The founder of the Laogai Research Foundation, Harry Wu has worked tirelessly for nearly two decades to alert the world to the abusive and inhumane conditions in China ’s forced labor camps (laogai).
Mr. Wu was a college student when he was imprisoned in the laogai after he criticized communism. He remained in prison for nineteen years, doing physical labor and witnessing the brutal deaths of countless fellow prisoners. He was regularly forced to “confess” his crimes. Released in 1979, he taught geology for several years at a Chinese university, and in 1985 settled in the U.S. In 1990, he was asked to testify about the laogai before the U.S. Senate, an experience that launched his career as a human rights activist.
In 1992, he devoted himself fulltime to educating people about the laogai. On a research trip to China in 1995, he was arrested, tried, and convicted for “spreading state secrets,” and was sentenced to fifteen years in prison. Thanks to an international movement to free him, the Chinese government ejected him from the country rather than compel him to serve his sentence. Mr. Wu is the author of Bitter Winds: A Memoir of My Years in China’s Gulag.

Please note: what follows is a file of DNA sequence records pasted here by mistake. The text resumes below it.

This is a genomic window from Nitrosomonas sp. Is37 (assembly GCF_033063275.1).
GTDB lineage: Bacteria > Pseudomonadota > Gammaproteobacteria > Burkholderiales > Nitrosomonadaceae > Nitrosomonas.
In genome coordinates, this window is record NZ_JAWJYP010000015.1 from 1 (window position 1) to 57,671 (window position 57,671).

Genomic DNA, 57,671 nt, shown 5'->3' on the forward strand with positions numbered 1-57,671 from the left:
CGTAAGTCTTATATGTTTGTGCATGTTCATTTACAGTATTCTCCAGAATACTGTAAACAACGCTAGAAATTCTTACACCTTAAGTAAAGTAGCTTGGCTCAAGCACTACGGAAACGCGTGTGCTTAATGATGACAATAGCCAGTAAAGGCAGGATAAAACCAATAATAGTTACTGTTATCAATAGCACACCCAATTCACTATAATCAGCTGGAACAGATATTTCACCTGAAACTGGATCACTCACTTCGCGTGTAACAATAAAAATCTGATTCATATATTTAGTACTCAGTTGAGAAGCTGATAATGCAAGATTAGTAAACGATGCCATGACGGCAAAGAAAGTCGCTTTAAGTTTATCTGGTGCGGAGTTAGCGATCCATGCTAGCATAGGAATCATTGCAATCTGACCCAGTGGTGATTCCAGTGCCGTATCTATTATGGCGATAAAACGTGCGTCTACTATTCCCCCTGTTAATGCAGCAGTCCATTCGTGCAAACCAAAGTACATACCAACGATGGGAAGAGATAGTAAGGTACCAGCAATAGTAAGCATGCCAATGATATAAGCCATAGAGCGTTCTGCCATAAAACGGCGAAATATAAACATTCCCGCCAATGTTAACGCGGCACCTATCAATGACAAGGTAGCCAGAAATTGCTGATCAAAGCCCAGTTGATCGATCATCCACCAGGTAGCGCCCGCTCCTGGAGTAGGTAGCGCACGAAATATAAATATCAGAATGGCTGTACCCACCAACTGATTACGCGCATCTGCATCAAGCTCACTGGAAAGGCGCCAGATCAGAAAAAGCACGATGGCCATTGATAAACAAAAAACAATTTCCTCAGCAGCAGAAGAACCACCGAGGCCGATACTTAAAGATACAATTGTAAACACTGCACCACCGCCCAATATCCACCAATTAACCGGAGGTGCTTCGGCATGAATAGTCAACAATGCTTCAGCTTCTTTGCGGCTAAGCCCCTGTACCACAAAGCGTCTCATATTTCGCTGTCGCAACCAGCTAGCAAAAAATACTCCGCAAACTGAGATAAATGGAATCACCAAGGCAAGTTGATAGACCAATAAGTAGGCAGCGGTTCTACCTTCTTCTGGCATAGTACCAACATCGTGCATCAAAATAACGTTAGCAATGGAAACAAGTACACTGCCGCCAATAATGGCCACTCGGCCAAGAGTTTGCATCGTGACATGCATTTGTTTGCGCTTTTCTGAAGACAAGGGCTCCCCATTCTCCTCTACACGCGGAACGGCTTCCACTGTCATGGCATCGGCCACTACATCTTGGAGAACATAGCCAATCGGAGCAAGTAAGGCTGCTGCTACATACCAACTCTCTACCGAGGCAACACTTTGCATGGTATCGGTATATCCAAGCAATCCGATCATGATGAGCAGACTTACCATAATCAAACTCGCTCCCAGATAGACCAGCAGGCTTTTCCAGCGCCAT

He lectures around the world, testifies regularly before governing bodies, and has received a number of awards for his humanitarian efforts, including the Award for Human Rights Defenders from Switzerland ’s Martin Ennals Foundation, the Freedom Award from the Hungarian Freedom Fighters’ Federation, and the Medal of Freedom from the Dutch World War II Resistance Foundation. He is also a member of the International Council of the New York-based Human Rights Foundation.